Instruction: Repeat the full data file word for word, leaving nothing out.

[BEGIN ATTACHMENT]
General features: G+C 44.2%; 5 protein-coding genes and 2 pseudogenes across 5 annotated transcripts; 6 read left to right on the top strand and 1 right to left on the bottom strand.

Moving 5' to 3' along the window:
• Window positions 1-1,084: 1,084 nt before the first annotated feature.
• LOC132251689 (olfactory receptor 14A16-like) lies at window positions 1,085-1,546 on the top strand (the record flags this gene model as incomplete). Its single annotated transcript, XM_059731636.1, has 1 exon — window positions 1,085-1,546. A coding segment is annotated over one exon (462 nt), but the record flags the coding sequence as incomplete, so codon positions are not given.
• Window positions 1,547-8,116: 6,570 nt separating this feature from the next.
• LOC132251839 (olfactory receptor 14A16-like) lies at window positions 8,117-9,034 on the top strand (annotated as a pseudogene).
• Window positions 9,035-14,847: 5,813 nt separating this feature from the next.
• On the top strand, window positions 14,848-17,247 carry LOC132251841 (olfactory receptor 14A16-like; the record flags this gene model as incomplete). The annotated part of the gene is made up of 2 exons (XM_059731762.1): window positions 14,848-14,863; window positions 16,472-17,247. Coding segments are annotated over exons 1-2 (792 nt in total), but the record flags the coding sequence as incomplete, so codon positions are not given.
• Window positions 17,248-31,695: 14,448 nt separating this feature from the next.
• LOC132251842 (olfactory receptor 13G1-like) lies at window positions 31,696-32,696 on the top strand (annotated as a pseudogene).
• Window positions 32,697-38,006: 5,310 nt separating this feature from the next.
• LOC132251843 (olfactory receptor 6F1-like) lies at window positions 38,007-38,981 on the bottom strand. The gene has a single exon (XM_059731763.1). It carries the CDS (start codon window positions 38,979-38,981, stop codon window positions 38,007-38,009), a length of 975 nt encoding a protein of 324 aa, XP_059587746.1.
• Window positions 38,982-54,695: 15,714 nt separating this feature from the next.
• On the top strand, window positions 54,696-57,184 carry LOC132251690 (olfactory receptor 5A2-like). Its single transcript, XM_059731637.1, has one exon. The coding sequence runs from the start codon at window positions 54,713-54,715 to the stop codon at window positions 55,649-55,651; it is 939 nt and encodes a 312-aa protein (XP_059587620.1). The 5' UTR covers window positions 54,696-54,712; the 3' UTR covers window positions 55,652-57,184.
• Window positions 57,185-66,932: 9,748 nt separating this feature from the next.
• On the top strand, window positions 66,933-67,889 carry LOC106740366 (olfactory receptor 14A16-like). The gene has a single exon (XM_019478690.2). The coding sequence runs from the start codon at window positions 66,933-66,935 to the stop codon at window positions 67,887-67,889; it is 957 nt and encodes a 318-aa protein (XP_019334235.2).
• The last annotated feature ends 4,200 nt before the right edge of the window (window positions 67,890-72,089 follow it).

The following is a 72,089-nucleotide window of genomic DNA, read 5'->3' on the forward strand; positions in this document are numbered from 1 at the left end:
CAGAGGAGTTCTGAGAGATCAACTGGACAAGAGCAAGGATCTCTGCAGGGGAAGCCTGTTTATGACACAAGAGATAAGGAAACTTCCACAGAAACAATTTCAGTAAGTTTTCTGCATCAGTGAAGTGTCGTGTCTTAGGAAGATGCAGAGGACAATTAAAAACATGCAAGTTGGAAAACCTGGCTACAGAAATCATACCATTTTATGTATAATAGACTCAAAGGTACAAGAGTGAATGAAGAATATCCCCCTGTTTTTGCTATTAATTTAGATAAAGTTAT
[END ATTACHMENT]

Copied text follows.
General features: G+C 44.2%; 5 protein-coding genes and 2 pseudogenes across 5 annotated transcripts; 6 read left to right on the top strand and 1 right to left on the bottom strand.

Moving 5' to 3' along the window:
• Window positions 1-1,084: 1,084 nt before the first annotated feature.
• LOC132251689 (olfactory receptor 14A16-like) lies at window positions 1,085-1,546 on the top strand (the record flags this gene model as incomplete). Its single annotated transcript, XM_059731636.1, has 1 exon — window positions 1,085-1,546. A coding segment is annotated over one exon (462 nt), but the record flags the coding sequence as incomplete, so codon positions are not given.
• Window positions 1,547-8,116: 6,570 nt separating this feature from the next.
• LOC132251839 (olfactory receptor 14A16-like) lies at window positions 8,117-9,034 on the top strand (annotated as a pseudogene).
• Window positions 9,035-14,847: 5,813 nt separating this feature from the next.
• On the top strand, window positions 14,848-17,247 carry LOC132251841 (olfactory receptor 14A16-like; the record flags this gene model as incomplete). The annotated part of the gene is made up of 2 exons (XM_059731762.1): window positions 14,848-14,863; window positions 16,472-17,247. Coding segments are annotated over exons 1-2 (792 nt in total), but the record flags the coding sequence as incomplete, so codon positions are not given.
• Window positions 17,248-31,695: 14,448 nt separating this feature from the next.
• LOC132251842 (olfactory receptor 13G1-like) lies at window positions 31,696-32,696 on the top strand (annotated as a pseudogene).
• Window positions 32,697-38,006: 5,310 nt separating this feature from the next.
• LOC132251843 (olfactory receptor 6F1-like) lies at window positions 38,007-38,981 on the bottom strand. The gene has a single exon (XM_059731763.1). It carries the CDS (start codon window positions 38,979-38,981, stop codon window positions 38,007-38,009), a length of 975 nt encoding a protein of 324 aa, XP_059587746.1.
• Window positions 38,982-54,695: 15,714 nt separating this feature from the next.
• On the top strand, window positions 54,696-57,184 carry LOC132251690 (olfactory receptor 5A2-like). Its single transcript, XM_059731637.1, has one exon. The coding sequence runs from the start codon at window positions 54,713-54,715 to the stop codon at window positions 55,649-55,651; it is 939 nt and encodes a 312-aa protein (XP_059587620.1). The 5' UTR covers window positions 54,696-54,712; the 3' UTR covers window positions 55,652-57,184.
• Window positions 57,185-66,932: 9,748 nt separating this feature from the next.
• On the top strand, window positions 66,933-67,889 carry LOC106740366 (olfactory receptor 14A16-like). The gene has a single exon (XM_019478690.2). The coding sequence runs from the start codon at window positions 66,933-66,935 to the stop codon at window positions 67,887-67,889; it is 957 nt and encodes a 318-aa protein (XP_019334235.2).
• The last annotated feature ends 4,200 nt before the right edge of the window (window positions 67,890-72,089 follow it).

The following is a 72,089-nucleotide window of genomic DNA, read 5'->3' on the forward strand; positions in this document are numbered from 1 at the left end:
CAGAGGAGTTCTGAGAGATCAACTGGACAAGAGCAAGGATCTCTGCAGGGGAAGCCTGTTTATGACACAAGAGATAAGGAAACTTCCACAGAAACAATTTCAGTAAGTTTTCTGCATCAGTGAAGTGTCGTGTCTTAGGAAGATGCAGAGGACAATTAAAAACATGCAAGTTGGAAAACCTGGCTACAGAAATCATACCATTTTATGTATAATAGACTCAAAGGTACAAGAGTGAATGAAGAATATCCCCCTGTTTTTGCTATTAATTTAGATAAAGTTAT